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In an editorial last week the New York Times suggested that the International Olympic Committee, in its ceaseless shilling for China in the run-up to the games, had proven itself “beyond redemption”:
To win the coveted right to hold the Olympics, China promised to expand press freedoms for foreign journalists and dangled the prospect that, more broadly, human rights might also be improved. Instead, authorities have harassed and locked up critics, intimidated journalists, selectively denied visas, silenced grieving parents who lost children in the May 12 earthquake and relocated thousands of Chinese whose homes or businesses were seen as marring Beijing’s image.
Yet as the Times noted, the IOC “has enabled China at every step” Indeed, IOC president Jacques Rogge have been so embarrassingly craven to Chinese wishes that he looks to be playing roughly the role in 2008 that Nazi Propaganda Minister Joseph Goebbels played at the 1936 Olympics.
During the controversy over the torch relay, Rogge largely dismissed concerns about human rights in China and the propaganda value of the games. He has made clear that the IOC will not tolerate any political expression on the part of athletes, saying “If you open up the Olympic arena to settling scores and making political statements, this is the end of the spirit of the Games…If you start having people on the podium with T-shirts with regional causes and conflicts or religious ones or racial ones, we can’t allow that.” As to an athlete putting a “Free Tibet” poster on the wall of his room in the Olympic village, Rogge said
“That is something that is to be considered as a political demonstration or propaganda and falls beyond what we call the freedom of expression,” he said. “Then we will talk with the athlete and we will ask them what the motives are and then we’ll see what he or she has to say.”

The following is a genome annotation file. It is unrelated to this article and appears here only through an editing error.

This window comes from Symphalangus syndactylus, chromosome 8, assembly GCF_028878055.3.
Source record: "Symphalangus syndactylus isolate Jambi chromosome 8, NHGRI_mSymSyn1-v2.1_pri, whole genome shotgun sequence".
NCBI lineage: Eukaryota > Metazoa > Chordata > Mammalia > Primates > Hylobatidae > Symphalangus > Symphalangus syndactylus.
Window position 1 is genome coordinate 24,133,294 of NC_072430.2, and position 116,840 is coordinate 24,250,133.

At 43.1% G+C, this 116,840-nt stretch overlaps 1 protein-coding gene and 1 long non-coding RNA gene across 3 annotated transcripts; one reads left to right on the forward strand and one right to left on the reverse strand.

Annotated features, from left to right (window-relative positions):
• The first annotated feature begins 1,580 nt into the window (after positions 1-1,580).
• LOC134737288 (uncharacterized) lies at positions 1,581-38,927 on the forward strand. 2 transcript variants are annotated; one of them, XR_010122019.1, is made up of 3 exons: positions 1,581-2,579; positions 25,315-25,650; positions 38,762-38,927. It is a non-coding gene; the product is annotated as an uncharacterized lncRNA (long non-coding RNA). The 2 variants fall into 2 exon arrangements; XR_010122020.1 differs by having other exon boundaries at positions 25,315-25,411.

Rogge has lauded measures taken by Beijing to (mostly temporarily) clean the air, saying, “Authorities have done everything that is feasible and humanly possible to address this situation. What they have done is extraordinary.”
Then when the air proved to be extremely dirty anyway, sparking numerous complaints from the athletes, Rogge denied there was any pollution, saying during a BBC interview yesterday that the problem was merely heat and humidity. He even criticized athletes for wearing air masks, urging them to take them off because it might offend Chinese authorities.
Is Rogge the head of the IOC or is he China’s propaganda czar? At this point, it’s impossible to tell the difference.
More from Ken Silverstein:
Perspective — October 23, 2013, 8:00 am
How pro-oil Louisiana politicians have shaped American environmental policy
Postcard — October 16, 2013, 8:00 am
A trip to one of the properties at issue in Louisiana’s oil-pollution lawsuits
Acres of hemp grown by “patriotic‚” U.S. farmers in 1942 at the behest of the U.S. government:
A study suggested that the health effects of exposure to nuclear radiation at Chernobyl were no worse than ill health resulting from smoking and normal urban air pollution.
Greenpeace apologized after activists accidentally defaced the site of Peru’s 2,000-year-old Nazca Lines when they unfurled cloth letters reading “time for change” near the ancient sand drawings. “We fully understand,” the group wrote in a statement, “that this looks bad.”
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“I hope that after reading the following pages the leaders of the Y. M. C. A. will start a campaign to induce good young men to do nothing. If so, I shall not have lived in vain.”